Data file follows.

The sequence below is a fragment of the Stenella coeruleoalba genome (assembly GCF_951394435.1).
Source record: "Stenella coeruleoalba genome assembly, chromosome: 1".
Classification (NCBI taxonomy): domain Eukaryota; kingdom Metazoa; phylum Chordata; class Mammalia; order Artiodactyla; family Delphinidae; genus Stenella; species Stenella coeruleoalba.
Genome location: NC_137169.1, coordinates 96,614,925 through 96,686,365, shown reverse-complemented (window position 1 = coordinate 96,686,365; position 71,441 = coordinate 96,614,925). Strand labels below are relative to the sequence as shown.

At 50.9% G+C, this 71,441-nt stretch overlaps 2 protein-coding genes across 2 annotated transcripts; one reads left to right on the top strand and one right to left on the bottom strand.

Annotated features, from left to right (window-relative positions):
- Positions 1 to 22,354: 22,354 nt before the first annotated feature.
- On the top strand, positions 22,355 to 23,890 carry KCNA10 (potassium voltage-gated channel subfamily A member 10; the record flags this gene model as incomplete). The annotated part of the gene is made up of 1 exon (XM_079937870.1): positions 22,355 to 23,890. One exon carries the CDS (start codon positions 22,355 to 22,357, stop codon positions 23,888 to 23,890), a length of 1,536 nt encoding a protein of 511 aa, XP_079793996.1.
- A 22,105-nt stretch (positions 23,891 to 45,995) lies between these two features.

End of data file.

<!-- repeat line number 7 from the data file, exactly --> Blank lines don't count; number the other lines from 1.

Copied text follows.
- Positions 1 to 22,354: 22,354 nt before the first annotated feature.